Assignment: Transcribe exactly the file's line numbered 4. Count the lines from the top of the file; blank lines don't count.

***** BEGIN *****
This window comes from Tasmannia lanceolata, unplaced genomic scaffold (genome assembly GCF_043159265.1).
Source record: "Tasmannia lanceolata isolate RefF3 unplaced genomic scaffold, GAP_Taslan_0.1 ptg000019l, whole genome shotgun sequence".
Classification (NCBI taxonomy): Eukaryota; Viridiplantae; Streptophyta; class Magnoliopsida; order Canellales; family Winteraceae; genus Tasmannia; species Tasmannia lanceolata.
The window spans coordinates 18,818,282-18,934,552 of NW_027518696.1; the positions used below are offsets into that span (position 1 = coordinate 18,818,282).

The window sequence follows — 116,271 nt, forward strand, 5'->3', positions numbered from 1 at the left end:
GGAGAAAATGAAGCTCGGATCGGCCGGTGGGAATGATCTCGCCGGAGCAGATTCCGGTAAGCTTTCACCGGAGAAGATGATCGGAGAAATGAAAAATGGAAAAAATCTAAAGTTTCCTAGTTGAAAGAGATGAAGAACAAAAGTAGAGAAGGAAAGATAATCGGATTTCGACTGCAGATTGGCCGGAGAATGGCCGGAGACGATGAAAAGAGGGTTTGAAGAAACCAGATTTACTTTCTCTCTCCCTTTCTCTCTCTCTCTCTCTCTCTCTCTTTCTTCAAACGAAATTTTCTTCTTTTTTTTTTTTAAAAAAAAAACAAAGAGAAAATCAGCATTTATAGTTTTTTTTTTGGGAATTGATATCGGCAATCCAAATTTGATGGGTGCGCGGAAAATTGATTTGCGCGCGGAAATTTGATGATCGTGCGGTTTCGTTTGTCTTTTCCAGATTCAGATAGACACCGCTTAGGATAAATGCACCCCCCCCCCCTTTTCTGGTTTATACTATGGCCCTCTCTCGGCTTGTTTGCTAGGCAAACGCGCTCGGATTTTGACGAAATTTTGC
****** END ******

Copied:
The window spans coordinates 18,818,282-18,934,552 of NW_027518696.1; the positions used below are offsets into that span (position 1 = coordinate 18,818,282).